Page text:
Congresswoman Jacky Rosen, a member of the House of Representatives from Nevada, has introduced a brief amendment to the federal government’s spending bill that would restore a planned cut of nearly $22 million from the Office of the National Coordinator for Health IT’s budget in fiscal year 2018.
As previously reported by Healthcare Informatics Managing Editor Rajiv Leventhal, President Donald Trump’s proposed budget for 2018, unveiled to the public on May 23, includes significant cuts to various departments that touch health IT, including the Office of the National Coordinator for Health IT (ONC) and the National Institutes of Health (NIH).
The budget request to Congress cuts of billions of dollars from several other healthcare programs across various federal healthcare agencies. The ONC, which is the health IT arm of the government, and resides within the Department of Health and Human Services (HHS), alongside the Centers for Medicare & Medicaid Services (CMS), would be in line to have its $60 million budget slashed to $38 million. The $60 million figure for ONC has held steady for the last few years under the Obama Administration. In the budget request, ONC’s staff would also be in line to lose 26 members of its staff next year, from 188 down to 162. The staff increased by 14 from 2016 to 2017.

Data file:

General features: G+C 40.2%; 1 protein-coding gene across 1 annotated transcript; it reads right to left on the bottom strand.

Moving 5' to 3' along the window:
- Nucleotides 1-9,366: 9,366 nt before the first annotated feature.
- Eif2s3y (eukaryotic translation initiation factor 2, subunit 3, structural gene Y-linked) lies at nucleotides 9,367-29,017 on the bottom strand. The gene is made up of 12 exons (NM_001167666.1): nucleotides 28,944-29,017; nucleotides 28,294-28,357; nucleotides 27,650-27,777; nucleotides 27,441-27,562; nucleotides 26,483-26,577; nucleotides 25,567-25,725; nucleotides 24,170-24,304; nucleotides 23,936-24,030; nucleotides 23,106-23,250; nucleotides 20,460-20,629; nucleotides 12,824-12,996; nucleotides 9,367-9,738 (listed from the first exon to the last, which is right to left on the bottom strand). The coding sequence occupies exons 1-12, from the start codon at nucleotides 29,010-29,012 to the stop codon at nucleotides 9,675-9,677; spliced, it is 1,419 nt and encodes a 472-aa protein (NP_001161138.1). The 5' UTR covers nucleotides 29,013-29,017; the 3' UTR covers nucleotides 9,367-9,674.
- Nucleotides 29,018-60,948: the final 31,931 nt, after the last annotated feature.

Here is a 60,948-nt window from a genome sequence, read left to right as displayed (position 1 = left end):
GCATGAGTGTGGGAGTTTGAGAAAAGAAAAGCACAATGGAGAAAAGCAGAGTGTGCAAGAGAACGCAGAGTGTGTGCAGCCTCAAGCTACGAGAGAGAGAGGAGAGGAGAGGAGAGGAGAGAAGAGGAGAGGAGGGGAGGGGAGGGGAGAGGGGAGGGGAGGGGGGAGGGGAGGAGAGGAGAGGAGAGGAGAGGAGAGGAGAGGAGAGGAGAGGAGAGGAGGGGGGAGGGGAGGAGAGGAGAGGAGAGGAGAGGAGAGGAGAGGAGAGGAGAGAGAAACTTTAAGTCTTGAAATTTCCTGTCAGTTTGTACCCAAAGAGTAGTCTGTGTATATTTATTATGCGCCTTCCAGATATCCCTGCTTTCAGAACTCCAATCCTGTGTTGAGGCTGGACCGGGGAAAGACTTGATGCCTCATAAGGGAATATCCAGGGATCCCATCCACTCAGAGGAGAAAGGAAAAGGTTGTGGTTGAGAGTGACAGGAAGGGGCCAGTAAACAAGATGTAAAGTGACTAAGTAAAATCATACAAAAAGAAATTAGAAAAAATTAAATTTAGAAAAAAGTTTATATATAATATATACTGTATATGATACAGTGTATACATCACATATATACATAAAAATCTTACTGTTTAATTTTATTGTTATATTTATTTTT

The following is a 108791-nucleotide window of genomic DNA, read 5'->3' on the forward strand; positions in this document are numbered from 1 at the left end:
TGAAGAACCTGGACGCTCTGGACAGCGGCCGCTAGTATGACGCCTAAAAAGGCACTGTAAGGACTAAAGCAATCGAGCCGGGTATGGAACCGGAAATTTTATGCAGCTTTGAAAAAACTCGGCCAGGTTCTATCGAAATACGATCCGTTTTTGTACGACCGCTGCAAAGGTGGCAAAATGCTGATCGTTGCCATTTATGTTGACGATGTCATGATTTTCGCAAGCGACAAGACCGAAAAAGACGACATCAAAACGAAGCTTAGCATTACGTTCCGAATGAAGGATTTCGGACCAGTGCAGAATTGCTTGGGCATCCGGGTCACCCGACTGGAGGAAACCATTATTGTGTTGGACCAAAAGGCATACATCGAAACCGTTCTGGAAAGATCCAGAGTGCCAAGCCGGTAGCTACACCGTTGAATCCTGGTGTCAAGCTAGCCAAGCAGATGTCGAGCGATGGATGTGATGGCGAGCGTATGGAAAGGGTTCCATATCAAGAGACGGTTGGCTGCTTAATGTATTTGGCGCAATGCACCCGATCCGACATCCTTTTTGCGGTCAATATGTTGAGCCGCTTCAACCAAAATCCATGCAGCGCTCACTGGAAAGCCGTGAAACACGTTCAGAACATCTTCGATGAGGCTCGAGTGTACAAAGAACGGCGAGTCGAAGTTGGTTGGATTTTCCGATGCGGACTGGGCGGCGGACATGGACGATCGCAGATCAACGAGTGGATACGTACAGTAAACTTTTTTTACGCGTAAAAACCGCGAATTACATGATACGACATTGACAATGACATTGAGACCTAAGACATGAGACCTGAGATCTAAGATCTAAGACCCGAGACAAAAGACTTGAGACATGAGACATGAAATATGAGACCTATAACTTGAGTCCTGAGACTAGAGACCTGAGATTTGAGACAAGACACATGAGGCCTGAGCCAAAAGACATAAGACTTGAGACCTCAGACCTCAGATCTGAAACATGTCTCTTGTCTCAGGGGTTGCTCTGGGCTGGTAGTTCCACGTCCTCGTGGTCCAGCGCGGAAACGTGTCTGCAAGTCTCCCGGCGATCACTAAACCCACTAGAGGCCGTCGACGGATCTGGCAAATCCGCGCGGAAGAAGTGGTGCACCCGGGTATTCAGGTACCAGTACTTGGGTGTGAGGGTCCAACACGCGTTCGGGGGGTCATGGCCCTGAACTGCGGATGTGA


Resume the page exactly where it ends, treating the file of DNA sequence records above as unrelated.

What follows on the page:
Rosen is member of the House Science, Space and Technology committee, and subcommittees on Research and Technology and Energy, and news of the amendment she filed was first reported by Politico.
According to Politico, she wrote a letter to Appropriations Chairman Tom Cole and ranking member Rosa DeLauro back in June calling the ONC budget cuts “bad policy.”
The Politico article quotes Rosen’s letter: “The Administration has tried to justify its decision based on the specious notion that because many physicians and hospitals have begun to adopt health IT, ONC's role as envisioned by Congress just eight years ago is now moot. On the contrary, wider adoption of health information systems and the proliferation of electronic medical records necessitates more policy guidance and support for innovation, not less. ... Now is not the time to slash spending in a core sector that will help make health care less expensive, more efficient and more effective.”
Politico also reports that the House Rules Committee will consider non-defense appropriations bills when it returns in September.